There are many existing fields that deal with this kind of human level complexity, and they reason very differently to fields like physics, maths, engineering, computer science, etc. Medicine, economics, psychology, and sociology (to name a few) all deal with human level complexity much more successfully. The first set of sciences deal with reliable rules. So reliable that determining some future event can be as simple as plugging values into an equation. If I apply 50kN to a stationary 1000kg asteroid it will get 5cm/s/s acceleration. No experiment is required. We know this to be true within very small error margins, and when there are other factors they are clear to see and easy to adjust for. Simple deductions don't work when we're dealing with people.


The human sciences in contrast rely much more heavily on experiment and statistical analysis. If we want to know how group X will perform in situation Y, then we put them in that situation, measure their performance, and compare it to a control group. I don't want to imply that experiments of this kind don't occur in the world of software, but the quantity, quality, and availability of this kind of research is drastically lacking.


Take the practice of software testing for example. A systematic review of the empirical, experimental evidence for testing was published in 20141 which found that only 5 journal articles were published detailing experiment based research in the previous thirteen years. Not only that but none of these papers were up to scratch with the standards typically expected of this kind of work. Almost none of them even employed any statistical analysis, or published the raw data. In 2016 a meta-systematic review2 (detailing all the reviews in software testing) was published that found only 4 systematic reviews ever conducted on the experimental evidence for testing. All four of these reviews could find no evidence reliable enough to draw any reasonable conclusions about the effectiveness of varying software testing practices.1,3,4,5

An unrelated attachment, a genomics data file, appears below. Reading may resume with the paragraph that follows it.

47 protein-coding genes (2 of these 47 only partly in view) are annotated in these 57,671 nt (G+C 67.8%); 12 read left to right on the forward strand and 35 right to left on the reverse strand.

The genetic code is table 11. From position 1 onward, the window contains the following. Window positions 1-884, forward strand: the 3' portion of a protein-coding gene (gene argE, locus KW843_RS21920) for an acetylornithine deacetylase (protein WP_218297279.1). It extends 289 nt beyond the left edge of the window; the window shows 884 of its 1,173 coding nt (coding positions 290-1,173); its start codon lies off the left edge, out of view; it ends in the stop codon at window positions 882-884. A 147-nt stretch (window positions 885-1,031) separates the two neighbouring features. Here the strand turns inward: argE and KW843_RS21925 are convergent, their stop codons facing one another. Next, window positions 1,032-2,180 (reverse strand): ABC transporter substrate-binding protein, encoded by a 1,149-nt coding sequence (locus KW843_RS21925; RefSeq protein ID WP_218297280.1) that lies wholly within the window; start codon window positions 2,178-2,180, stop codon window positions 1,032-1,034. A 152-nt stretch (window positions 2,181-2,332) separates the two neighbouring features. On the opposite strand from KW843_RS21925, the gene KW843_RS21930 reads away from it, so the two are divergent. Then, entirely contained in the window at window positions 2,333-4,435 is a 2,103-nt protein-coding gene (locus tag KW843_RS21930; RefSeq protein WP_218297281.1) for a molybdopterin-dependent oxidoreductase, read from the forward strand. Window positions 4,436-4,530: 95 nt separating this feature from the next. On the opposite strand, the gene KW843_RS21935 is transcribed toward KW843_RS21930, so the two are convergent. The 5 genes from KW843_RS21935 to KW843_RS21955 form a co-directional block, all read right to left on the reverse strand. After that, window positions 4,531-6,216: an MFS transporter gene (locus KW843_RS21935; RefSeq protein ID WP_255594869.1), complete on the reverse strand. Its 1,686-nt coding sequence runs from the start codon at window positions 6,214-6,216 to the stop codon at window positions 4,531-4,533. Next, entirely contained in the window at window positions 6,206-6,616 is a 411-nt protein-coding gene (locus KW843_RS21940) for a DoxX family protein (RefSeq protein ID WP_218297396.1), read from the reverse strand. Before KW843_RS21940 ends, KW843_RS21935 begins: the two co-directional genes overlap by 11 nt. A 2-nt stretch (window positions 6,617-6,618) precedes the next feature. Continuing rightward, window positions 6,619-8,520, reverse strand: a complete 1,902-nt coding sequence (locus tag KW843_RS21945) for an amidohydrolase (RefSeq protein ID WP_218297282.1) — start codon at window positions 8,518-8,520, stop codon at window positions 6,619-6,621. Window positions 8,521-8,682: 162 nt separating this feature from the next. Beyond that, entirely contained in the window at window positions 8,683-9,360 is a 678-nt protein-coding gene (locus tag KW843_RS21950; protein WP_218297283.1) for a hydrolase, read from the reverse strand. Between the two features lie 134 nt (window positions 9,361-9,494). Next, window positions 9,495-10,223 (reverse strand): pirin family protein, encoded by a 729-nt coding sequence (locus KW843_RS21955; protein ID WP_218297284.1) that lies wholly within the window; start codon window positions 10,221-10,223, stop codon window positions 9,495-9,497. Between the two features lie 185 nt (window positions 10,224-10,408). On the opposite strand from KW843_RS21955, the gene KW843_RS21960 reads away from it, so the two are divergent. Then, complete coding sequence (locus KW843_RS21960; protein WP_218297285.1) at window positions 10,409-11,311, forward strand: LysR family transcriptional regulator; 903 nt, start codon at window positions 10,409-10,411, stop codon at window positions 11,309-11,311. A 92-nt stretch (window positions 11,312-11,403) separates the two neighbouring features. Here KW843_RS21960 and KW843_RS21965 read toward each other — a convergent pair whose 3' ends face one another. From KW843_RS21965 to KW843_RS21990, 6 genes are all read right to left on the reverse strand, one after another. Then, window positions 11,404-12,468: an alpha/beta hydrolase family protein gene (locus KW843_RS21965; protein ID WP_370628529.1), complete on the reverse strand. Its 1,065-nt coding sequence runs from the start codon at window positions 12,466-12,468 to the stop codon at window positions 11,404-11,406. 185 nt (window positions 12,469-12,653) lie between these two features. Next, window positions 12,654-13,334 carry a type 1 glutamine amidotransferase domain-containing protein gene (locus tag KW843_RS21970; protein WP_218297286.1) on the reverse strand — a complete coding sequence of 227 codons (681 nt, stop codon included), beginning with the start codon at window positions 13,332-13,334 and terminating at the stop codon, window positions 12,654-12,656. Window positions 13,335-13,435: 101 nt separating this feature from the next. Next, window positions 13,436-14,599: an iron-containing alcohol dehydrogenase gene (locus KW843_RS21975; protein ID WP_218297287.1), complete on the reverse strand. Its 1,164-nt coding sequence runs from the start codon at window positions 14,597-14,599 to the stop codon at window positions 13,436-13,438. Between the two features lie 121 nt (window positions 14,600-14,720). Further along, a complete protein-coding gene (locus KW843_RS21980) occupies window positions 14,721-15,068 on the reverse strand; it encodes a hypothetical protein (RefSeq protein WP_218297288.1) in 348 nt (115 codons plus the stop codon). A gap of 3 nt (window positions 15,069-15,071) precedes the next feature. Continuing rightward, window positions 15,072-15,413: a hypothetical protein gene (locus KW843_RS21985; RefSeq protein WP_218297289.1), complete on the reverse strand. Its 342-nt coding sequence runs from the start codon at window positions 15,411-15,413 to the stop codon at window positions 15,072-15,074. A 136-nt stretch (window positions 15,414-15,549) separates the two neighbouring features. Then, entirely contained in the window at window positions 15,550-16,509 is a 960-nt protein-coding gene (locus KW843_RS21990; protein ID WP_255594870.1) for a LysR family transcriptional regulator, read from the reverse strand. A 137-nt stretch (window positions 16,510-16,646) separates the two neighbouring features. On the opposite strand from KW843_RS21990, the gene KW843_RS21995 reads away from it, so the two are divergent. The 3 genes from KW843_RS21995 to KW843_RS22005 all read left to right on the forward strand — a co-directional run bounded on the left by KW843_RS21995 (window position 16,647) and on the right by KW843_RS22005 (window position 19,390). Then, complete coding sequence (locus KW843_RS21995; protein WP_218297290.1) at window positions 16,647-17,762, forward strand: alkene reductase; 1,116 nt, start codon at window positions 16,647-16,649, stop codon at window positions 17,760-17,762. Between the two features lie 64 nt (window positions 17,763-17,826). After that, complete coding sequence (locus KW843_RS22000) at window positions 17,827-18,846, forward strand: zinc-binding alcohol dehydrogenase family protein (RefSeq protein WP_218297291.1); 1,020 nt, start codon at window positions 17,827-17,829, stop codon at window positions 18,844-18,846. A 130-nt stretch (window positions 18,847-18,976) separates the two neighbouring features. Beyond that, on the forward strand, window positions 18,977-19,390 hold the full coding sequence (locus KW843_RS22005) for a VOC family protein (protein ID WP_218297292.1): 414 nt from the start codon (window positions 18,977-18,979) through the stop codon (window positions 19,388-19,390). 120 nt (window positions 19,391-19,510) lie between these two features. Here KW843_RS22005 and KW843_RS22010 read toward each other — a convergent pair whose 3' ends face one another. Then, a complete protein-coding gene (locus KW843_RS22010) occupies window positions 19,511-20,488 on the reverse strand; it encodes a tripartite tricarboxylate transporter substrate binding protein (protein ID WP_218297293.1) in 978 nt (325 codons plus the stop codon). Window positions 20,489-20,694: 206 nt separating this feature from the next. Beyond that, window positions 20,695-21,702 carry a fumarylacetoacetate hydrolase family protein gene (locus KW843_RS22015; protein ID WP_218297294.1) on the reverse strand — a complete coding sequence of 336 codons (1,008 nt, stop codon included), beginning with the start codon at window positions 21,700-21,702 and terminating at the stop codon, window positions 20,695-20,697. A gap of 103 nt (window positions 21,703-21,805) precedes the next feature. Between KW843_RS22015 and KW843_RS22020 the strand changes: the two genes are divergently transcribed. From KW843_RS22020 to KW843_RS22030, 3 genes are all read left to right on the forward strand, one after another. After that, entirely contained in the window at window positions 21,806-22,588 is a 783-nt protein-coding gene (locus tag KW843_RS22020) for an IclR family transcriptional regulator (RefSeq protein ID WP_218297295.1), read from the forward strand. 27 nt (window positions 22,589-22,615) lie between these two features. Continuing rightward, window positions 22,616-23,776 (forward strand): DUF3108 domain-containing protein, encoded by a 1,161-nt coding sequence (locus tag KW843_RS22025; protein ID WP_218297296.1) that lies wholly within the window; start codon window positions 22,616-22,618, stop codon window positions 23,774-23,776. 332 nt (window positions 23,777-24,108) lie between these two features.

There are, fortunately, some facts to be known about how software developers work best. This is where we ought to be focusing. When we are dealing with people, and in industry we always are, we should be looking to sciences like medicine and sociology for how to conduct research. Ultimately, the question of how software developers react to the wide variety of best practices, is a question of sociology. All the following questions are questions about how people react to these best practices, rather than questions about the practice directly.



It's common, when asking someone about some software development best practice, to be given some kind of logical, deductive, argument that justifies belief in the practice's effectiveness. Logic, deduction, and anecdote are better than nothing but they're not great. I would be a hypocrite if I told you not to use those kinds of arguments at all. But, we shouldn't be justifying our practices, we should be proving that they are effective. I hope to convince you, not only that doing research like this is important, but also that it would be easy for software developers.


What Good Research Looks Like

The fundamentals of a good piece of research are pretty simple. Form a hypothesis first. This way you can't look for other results in your data afterwards and claim you were actually looking for something else. This might not immediately seem like a problem, but it is. Then take two groups of people, apply different practices to each, and compare the results. We've been doing this since biblical times though6, so we can do better.